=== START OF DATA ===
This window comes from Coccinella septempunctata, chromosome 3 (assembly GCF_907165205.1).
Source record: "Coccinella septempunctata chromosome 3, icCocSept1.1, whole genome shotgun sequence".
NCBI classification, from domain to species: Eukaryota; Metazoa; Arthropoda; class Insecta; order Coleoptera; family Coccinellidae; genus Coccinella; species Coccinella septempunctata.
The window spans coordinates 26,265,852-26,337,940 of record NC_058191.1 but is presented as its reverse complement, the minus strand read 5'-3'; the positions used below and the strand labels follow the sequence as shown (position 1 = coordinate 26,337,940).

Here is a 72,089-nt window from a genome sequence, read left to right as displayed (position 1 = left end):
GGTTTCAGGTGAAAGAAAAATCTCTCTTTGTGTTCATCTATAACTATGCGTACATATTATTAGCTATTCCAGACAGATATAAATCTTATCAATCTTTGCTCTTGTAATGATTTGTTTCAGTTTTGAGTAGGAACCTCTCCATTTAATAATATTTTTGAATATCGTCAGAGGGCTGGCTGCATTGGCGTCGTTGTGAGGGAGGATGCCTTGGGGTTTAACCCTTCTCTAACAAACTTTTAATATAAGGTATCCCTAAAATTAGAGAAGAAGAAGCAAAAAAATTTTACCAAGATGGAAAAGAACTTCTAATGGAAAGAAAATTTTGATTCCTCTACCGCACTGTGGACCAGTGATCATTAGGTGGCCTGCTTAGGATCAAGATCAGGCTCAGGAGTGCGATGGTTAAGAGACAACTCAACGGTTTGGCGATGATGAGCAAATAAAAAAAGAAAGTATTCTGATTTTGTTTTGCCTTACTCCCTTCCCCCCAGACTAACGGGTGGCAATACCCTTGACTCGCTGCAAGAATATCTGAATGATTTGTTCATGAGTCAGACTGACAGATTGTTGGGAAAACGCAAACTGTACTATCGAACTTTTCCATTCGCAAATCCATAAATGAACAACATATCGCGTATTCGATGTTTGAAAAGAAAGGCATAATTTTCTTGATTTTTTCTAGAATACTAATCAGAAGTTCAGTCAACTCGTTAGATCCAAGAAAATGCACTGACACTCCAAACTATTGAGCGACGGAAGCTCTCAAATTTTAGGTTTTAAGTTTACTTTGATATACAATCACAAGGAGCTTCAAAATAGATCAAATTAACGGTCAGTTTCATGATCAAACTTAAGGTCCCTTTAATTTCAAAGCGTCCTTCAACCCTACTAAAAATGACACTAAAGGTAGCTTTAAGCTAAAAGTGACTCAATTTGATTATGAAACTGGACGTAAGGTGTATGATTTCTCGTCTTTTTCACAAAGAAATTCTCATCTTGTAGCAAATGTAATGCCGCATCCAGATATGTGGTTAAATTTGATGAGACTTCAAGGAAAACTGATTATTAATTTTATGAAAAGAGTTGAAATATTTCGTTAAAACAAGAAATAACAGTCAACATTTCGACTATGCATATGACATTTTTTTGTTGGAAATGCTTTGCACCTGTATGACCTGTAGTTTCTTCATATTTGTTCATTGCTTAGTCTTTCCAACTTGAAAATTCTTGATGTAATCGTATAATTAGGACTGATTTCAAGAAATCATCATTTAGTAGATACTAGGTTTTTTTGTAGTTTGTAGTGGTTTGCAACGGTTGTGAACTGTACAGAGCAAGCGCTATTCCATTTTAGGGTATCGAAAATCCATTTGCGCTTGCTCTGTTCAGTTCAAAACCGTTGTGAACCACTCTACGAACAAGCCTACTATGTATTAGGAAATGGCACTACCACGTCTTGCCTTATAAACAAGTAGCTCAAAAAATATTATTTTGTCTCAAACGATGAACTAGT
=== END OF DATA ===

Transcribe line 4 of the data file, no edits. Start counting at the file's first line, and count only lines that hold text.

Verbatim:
The window spans coordinates 26,265,852-26,337,940 of record NC_058191.1 but is presented as its reverse complement, the minus strand read 5'-3'; the positions used below and the strand labels follow the sequence as shown (position 1 = coordinate 26,337,940).